CD30 ligand expression in nonmalignant and Hodgkin's disease-involved lymphoid tissues

Hans Jürgen Gruss, Antonio Pinto, Annunziata Gloghini, Engelbert Wehnes, Barbara Wright, Norman Boiani, Donatella Aldinucci, Valter Gattei, Vittorina Zagonel, Craig A. Smith, Marshall E. Kadin, Christoph Von Schilling, Raymond G. Goodwin, Friedhelm Herrmann, Antonino Carbone

Research output: Contribution to journalArticlepeer-review


The CD30 ligand (CD30L) is a type II transmembrane glycoprotein of the tumor necrosis factor ligand superfamily. Recent cloning of CD30L has enabled studies to explore its function and tissue distribution. For instance, recombinant CD30L has been shown to co-stimulate T cells and to act as mitogen for Hodgkin's disease (HD)-derived cell lines. The counter-receptor for CD30L, ie, CD30, is a type I cytokine receptor that is highly expressed by activated T cells, Hodgkin and Reed-Sternberg (H-RS) cells, and anaplastic large cell lymphoma cells. In the present study, recombinant membrane-bound and soluble human CD30L were instrumental to raise a monoclonal antibody (M80) recognizing membrane-bound CD30L on transfected and native cells. With this reagent, a panel of cultured lymphoma-derived cell lines as well as primary normal, reactive, and HD-involved lymphoid tissues were examined for expression of CD30L by immunostaining and flow cytometry. In reactive lymph nodes and tonsils, CD30L was expressed by a small subset of lymphoid cells, histiocytes, and granulocytes. Higher levels of CD30L expression were noted in HD lesions among bystander cells, ie, T cells and granulocytes that surrounded H-RS cells. Native CD30L displayed at the cell surface was functionally active as shown by the ability of fixed granulocytes to interact with CD30+ cell lines. Moreover, CD30L was detectable, although to a lower staining intensity, in primary H-RS cells of all HD tissues investigated regardless of the histological subtype and the phenotype of H-RS cells (ie, CD30+/CD40+ versus CD30-/CD40+). Co-expression of CD30 and CD30L that was seen on H-RS cells of all, except the CD30- nodular lymphocyte predominant, subtypes of HD may point to the use of this pair of molecules in paracrine and/or autocrine mitogenic cell interactions. Monoclonal antibody M80 may thus represent a useful tool for studying CD30L expression on cultured cell lines and primary cells from normal, reactive, and malignant tissues.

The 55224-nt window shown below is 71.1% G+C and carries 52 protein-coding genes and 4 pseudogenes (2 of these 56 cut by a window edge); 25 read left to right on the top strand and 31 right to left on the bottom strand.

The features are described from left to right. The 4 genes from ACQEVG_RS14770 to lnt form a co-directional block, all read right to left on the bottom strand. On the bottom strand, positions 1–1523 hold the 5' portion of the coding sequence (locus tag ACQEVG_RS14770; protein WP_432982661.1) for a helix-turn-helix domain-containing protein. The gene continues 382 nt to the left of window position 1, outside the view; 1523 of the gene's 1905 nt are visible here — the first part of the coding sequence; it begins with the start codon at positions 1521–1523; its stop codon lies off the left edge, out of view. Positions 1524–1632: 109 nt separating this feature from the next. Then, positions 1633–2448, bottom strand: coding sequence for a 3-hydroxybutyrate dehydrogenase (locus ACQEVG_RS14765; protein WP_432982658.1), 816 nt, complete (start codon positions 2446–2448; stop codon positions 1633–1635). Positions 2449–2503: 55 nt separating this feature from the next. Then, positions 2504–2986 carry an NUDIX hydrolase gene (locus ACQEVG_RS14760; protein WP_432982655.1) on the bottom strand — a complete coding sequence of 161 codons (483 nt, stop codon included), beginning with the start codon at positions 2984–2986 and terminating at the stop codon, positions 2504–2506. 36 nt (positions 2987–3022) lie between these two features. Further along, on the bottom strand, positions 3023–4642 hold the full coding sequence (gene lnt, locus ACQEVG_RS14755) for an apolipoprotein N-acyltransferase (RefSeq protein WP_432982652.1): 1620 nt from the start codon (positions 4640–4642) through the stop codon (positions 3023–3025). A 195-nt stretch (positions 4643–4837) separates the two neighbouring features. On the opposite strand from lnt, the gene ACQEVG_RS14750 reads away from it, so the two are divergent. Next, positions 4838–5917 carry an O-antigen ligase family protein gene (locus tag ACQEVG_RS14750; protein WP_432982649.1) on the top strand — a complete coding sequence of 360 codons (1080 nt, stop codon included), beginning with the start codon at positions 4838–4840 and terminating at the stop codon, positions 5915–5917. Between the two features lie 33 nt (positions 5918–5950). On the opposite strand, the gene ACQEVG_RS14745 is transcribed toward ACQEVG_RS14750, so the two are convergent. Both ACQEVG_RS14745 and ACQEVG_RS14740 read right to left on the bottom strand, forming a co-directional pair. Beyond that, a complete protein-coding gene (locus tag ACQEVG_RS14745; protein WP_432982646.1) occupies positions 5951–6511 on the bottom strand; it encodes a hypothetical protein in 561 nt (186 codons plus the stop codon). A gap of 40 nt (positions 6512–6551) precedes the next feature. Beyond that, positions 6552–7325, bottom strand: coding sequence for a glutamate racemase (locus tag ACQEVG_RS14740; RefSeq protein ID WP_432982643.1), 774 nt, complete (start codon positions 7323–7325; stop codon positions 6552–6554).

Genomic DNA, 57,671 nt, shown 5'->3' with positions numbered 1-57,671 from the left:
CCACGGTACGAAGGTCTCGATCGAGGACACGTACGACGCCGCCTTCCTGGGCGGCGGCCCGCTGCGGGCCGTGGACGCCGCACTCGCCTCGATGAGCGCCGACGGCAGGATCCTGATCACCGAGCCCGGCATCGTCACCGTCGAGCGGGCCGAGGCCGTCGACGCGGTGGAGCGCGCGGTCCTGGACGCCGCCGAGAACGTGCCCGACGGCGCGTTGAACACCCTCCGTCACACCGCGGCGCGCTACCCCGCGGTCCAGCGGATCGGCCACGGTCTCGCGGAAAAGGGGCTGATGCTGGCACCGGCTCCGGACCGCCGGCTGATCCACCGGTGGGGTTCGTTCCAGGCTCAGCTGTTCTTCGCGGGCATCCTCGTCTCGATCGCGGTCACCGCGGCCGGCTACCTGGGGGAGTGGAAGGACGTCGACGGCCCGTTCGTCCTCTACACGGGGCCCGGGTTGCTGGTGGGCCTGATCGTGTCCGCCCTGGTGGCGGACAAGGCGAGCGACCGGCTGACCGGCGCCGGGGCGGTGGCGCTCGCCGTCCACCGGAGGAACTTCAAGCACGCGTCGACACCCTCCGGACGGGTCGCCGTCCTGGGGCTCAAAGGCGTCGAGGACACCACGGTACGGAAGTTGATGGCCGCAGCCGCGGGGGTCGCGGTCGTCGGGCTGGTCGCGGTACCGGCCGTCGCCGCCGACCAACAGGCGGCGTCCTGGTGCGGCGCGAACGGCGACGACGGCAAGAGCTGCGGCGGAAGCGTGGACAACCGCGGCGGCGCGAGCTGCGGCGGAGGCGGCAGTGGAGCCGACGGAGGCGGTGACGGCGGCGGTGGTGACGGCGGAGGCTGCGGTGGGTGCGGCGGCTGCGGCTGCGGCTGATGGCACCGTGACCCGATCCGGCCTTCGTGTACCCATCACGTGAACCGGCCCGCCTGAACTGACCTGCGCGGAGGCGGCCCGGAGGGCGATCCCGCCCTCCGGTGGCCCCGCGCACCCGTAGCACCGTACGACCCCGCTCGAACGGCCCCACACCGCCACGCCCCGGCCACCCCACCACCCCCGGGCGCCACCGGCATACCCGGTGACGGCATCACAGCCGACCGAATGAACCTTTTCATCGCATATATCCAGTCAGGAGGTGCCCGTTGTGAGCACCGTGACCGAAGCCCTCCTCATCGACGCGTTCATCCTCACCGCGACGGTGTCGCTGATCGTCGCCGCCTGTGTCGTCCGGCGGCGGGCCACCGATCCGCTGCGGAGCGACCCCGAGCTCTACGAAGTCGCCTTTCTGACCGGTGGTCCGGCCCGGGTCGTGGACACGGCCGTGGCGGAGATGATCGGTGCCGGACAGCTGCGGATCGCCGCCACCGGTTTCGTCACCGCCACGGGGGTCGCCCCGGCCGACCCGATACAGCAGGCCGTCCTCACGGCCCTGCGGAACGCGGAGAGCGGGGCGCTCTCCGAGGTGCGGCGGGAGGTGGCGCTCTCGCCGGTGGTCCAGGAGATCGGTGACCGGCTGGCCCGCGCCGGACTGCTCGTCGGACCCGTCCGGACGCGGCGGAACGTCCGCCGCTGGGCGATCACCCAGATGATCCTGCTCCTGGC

Original languageEnglish
Pages (from-to)469-481
Number of pages13
JournalAmerican Journal of Pathology
Issue number2
Publication statusPublished - Aug 1996

ASJC Scopus subject areas

  • Pathology and Forensic Medicine


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